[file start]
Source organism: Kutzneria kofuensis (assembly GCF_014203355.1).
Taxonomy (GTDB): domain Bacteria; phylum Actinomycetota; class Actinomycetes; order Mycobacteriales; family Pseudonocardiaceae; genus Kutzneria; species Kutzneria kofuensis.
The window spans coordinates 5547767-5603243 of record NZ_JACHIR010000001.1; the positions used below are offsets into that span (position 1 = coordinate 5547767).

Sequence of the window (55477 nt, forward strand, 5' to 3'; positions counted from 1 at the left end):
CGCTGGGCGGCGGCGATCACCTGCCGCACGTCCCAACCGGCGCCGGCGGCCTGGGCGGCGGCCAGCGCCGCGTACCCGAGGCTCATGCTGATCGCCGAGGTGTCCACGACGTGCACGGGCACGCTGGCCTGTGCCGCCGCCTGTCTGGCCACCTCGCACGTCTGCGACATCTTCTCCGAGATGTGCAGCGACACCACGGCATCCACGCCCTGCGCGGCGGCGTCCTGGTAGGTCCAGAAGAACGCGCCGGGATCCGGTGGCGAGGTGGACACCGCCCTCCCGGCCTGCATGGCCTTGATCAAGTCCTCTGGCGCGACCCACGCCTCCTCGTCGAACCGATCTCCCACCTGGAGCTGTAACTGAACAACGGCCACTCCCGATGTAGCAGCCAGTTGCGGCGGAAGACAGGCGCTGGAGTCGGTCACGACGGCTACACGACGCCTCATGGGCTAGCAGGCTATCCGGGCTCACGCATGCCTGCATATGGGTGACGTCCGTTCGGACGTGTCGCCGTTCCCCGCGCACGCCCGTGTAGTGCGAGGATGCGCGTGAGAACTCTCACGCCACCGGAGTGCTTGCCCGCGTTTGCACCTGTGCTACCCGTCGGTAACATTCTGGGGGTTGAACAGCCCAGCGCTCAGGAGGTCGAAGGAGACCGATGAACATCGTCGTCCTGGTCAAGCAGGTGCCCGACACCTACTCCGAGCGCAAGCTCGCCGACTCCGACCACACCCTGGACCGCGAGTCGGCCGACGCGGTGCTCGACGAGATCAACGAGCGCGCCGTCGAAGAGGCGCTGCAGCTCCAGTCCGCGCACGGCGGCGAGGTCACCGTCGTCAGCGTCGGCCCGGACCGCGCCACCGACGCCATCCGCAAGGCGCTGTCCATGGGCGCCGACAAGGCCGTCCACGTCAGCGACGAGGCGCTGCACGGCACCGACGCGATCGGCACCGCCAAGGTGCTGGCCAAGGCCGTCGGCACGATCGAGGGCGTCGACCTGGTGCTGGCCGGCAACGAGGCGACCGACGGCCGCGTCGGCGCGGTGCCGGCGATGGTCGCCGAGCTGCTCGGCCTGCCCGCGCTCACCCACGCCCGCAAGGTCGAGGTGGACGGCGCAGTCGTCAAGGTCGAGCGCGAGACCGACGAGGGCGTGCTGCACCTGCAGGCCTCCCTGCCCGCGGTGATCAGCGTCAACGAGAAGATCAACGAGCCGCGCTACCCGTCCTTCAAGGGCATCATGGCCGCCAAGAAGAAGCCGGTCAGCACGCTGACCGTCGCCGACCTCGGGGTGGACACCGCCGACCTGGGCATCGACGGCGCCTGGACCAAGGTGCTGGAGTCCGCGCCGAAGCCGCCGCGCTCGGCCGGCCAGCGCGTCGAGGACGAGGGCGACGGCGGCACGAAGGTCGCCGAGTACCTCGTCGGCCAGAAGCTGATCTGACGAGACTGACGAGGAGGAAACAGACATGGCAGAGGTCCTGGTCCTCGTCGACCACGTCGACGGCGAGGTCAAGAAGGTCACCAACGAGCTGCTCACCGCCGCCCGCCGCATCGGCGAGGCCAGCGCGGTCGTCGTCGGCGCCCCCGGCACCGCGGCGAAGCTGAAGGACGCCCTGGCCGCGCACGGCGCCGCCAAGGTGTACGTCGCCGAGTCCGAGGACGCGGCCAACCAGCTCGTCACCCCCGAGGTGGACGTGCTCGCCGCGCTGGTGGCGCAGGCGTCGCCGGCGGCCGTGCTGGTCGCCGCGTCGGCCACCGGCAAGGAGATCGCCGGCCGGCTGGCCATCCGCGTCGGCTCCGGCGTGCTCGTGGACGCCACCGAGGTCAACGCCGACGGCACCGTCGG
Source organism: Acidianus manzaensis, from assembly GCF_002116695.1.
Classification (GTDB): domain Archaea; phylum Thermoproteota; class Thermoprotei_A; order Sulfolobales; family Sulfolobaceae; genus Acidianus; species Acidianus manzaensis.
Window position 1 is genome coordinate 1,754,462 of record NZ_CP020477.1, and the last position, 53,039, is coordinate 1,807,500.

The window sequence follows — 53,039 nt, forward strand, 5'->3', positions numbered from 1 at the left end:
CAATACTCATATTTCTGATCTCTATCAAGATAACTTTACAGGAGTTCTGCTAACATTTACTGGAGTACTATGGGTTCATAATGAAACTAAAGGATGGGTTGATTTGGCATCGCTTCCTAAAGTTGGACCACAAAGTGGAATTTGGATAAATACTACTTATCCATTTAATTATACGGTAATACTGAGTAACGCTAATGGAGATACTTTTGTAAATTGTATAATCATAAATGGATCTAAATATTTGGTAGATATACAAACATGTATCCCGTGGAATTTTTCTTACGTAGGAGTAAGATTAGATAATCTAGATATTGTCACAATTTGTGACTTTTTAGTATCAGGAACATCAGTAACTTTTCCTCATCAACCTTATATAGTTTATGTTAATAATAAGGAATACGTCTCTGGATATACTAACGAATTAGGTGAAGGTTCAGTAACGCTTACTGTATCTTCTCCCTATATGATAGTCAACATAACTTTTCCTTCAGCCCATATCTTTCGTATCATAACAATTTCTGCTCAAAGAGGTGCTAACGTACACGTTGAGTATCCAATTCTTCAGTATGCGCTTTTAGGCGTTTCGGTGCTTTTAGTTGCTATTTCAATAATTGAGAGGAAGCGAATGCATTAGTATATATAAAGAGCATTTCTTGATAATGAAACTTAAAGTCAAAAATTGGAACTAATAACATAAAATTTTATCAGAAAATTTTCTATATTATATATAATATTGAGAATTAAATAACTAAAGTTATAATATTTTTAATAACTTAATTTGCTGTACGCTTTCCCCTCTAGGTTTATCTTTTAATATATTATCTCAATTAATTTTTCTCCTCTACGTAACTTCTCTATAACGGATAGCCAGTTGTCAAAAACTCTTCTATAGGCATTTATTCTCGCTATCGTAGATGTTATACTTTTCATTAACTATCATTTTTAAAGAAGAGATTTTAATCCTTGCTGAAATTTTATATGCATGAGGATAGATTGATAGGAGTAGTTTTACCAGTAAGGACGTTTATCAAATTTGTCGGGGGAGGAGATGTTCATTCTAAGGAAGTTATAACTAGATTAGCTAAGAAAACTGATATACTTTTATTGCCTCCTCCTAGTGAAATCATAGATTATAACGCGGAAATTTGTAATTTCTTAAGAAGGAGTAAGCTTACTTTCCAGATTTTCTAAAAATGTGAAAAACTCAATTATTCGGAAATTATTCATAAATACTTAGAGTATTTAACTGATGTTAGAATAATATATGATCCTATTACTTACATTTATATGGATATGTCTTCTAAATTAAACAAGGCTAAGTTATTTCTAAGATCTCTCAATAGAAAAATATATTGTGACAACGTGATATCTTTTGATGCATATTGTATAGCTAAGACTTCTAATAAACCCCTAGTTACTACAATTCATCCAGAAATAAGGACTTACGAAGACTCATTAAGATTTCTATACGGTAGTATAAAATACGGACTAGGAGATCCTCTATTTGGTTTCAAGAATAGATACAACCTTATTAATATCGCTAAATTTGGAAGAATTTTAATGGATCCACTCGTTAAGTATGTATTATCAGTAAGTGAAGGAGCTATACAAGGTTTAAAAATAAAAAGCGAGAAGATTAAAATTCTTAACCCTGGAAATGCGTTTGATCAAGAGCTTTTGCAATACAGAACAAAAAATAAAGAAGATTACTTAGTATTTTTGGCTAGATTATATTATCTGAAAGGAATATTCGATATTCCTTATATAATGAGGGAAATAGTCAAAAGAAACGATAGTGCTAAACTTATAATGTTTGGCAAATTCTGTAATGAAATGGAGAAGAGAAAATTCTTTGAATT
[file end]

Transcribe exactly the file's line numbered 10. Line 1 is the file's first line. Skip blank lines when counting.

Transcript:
CAATACTCATATTTCTGATCTCTATCAAGATAACTTTACAGGAGTTCTGCTAACATTTACTGGAGTACTATGGGTTCATAATGAAACTAAAGGATGGGTTGATTTGGCATCGCTTCCTAAAGTTGGACCACAAAGTGGAATTTGGATAAATACTACTTATCCATTTAATTATACGGTAATACTGAGTAACGCTAATGGAGATACTTTTGTAAATTGTATAATCATAAATGGATCTAAATATTTGGTAGATATACAAACATGTATCCCGTGGAATTTTTCTTACGTAGGAGTAAGATTAGATAATCTAGATATTGTCACAATTTGTGACTTTTTAGTATCAGGAACATCAGTAACTTTTCCTCATCAACCTTATATAGTTTATGTTAATAATAAGGAATACGTCTCTGGATATACTAACGAATTAGGTGAAGGTTCAGTAACGCTTACTGTATCTTCTCCCTATATGATAGTCAACATAACTTTTCCTTCAGCCCATATCTTTCGTATCATAACAATTTCTGCTCAAAGAGGTGCTAACGTACACGTTGAGTATCCAATTCTTCAGTATGCGCTTTTAGGCGTTTCGGTGCTTTTAGTTGCTATTTCAATAATTGAGAGGAAGCGAATGCATTAGTATATATAAAGAGCATTTCTTGATAATGAAACTTAAAGTCAAAAATTGGAACTAATAACATAAAATTTTATCAGAAAATTTTCTATATTATATATAATATTGAGAATTAAATAACTAAAGTTATAATATTTTTAATAACTTAATTTGCTGTACGCTTTCCCCTCTAGGTTTATCTTTTAATATATTATCTCAATTAATTTTTCTCCTCTACGTAACTTCTCTATAACGGATAGCCAGTTGTCAAAAACTCTTCTATAGGCATTTATTCTCGCTATCGTAGATGTTATACTTTTCATTAACTATCATTTTTAAAGAAGAGATTTTAATCCTTGCTGAAATTTTATATGCATGAGGATAGATTGATAGGAGTAGTTTTACCAGTAAGGACGTTTATCAAATTTGTCGGGGGAGGAGATGTTCATTCTAAGGAAGTTATAACTAGATTAGCTAAGAAAACTGATATACTTTTATTGCCTCCTCCTAGTGAAATCATAGATTATAACGCGGAAATTTGTAATTTCTTAAGAAGGAGTAAGCTTACTTTCCAGATTTTCTAAAAATGTGAAAAACTCAATTATTCGGAAATTATTCATAAATACTTAGAGTATTTAACTGATGTTAGAATAATATATGATCCTATTACTTACATTTATATGGATATGTCTTCTAAATTAAACAAGGCTAAGTTATTTCTAAGATCTCTCAATAGAAAAATATATTGTGACAACGTGATATCTTTTGATGCATATTGTATAGCTAAGACTTCTAATAAACCCCTAGTTACTACAATTCATCCAGAAATAAGGACTTACGAAGACTCATTAAGATTTCTATACGGTAGTATAAAATACGGACTAGGAGATCCTCTATTTGGTTTCAAGAATAGATACAACCTTATTAATATCGCTAAATTTGGAAGAATTTTAATGGATCCACTCGTTAAGTATGTATTATCAGTAAGTGAAGGAGCTATACAAGGTTTAAAAATAAAAAGCGAGAAGATTAAAATTCTTAACCCTGGAAATGCGTTTGATCAAGAGCTTTTGCAATACAGAACAAAAAATAAAGAAGATTACTTAGTATTTTTGGCTAGATTATATTATCTGAAAGGAATATTCGATATTCCTTATATAATGAGGGAAATAGTCAAAAGAAACGATAGTGCTAAACTTATAATGTTTGGCAAATTCTGTAATGAAATGGAGAAGAGAAAATTCTTTGAATT